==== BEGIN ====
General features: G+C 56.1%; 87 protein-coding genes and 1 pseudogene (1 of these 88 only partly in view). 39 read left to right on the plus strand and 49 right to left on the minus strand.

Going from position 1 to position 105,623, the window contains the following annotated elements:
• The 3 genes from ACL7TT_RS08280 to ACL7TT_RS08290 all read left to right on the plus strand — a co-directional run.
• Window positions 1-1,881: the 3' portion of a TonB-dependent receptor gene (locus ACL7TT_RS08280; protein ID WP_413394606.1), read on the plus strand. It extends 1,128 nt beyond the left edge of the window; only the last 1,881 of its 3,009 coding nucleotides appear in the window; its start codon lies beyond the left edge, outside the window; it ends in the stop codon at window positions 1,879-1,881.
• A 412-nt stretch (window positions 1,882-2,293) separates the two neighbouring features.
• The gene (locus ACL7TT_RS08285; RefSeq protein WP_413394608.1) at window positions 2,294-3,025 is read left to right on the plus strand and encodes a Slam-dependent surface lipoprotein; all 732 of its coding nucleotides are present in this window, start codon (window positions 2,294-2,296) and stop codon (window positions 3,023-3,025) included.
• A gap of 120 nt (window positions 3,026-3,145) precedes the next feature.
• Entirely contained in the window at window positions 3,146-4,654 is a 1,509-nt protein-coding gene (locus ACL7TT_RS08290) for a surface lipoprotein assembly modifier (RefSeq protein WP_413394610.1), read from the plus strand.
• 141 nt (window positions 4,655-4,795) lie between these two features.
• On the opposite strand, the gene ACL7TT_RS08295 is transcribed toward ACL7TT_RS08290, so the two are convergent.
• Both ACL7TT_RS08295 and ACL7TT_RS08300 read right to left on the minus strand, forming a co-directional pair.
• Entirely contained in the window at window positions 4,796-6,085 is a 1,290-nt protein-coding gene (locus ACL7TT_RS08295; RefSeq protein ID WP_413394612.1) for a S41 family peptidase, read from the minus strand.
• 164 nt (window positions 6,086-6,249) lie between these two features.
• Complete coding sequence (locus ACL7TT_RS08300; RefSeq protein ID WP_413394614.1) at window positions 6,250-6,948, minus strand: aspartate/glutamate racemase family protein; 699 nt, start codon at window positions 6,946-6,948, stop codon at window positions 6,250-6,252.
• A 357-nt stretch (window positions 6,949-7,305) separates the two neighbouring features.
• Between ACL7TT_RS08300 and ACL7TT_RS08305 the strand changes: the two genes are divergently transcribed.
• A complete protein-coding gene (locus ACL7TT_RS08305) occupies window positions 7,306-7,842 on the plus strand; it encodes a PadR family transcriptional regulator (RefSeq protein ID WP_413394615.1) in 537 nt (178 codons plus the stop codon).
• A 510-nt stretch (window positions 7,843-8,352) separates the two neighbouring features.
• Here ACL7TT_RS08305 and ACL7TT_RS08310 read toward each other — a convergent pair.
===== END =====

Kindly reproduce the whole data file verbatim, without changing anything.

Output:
General features: G+C 56.1%; 87 protein-coding genes and 1 pseudogene (1 of these 88 only partly in view). 39 read left to right on the plus strand and 49 right to left on the minus strand.

Going from position 1 to position 105,623, the window contains the following annotated elements:
• The 3 genes from ACL7TT_RS08280 to ACL7TT_RS08290 all read left to right on the plus strand — a co-directional run.
• Window positions 1-1,881: the 3' portion of a TonB-dependent receptor gene (locus ACL7TT_RS08280; protein ID WP_413394606.1), read on the plus strand. It extends 1,128 nt beyond the left edge of the window; only the last 1,881 of its 3,009 coding nucleotides appear in the window; its start codon lies beyond the left edge, outside the window; it ends in the stop codon at window positions 1,879-1,881.
• A 412-nt stretch (window positions 1,882-2,293) separates the two neighbouring features.
• The gene (locus ACL7TT_RS08285; RefSeq protein WP_413394608.1) at window positions 2,294-3,025 is read left to right on the plus strand and encodes a Slam-dependent surface lipoprotein; all 732 of its coding nucleotides are present in this window, start codon (window positions 2,294-2,296) and stop codon (window positions 3,023-3,025) included.
• A gap of 120 nt (window positions 3,026-3,145) precedes the next feature.
• Entirely contained in the window at window positions 3,146-4,654 is a 1,509-nt protein-coding gene (locus ACL7TT_RS08290) for a surface lipoprotein assembly modifier (RefSeq protein WP_413394610.1), read from the plus strand.
• 141 nt (window positions 4,655-4,795) lie between these two features.
• On the opposite strand, the gene ACL7TT_RS08295 is transcribed toward ACL7TT_RS08290, so the two are convergent.
• Both ACL7TT_RS08295 and ACL7TT_RS08300 read right to left on the minus strand, forming a co-directional pair.
• Entirely contained in the window at window positions 4,796-6,085 is a 1,290-nt protein-coding gene (locus ACL7TT_RS08295; RefSeq protein ID WP_413394612.1) for a S41 family peptidase, read from the minus strand.
• 164 nt (window positions 6,086-6,249) lie between these two features.
• Complete coding sequence (locus ACL7TT_RS08300; RefSeq protein ID WP_413394614.1) at window positions 6,250-6,948, minus strand: aspartate/glutamate racemase family protein; 699 nt, start codon at window positions 6,946-6,948, stop codon at window positions 6,250-6,252.
• A 357-nt stretch (window positions 6,949-7,305) separates the two neighbouring features.
• Between ACL7TT_RS08300 and ACL7TT_RS08305 the strand changes: the two genes are divergently transcribed.
• A complete protein-coding gene (locus ACL7TT_RS08305) occupies window positions 7,306-7,842 on the plus strand; it encodes a PadR family transcriptional regulator (RefSeq protein ID WP_413394615.1) in 537 nt (178 codons plus the stop codon).
• A 510-nt stretch (window positions 7,843-8,352) separates the two neighbouring features.
• Here ACL7TT_RS08305 and ACL7TT_RS08310 read toward each other — a convergent pair.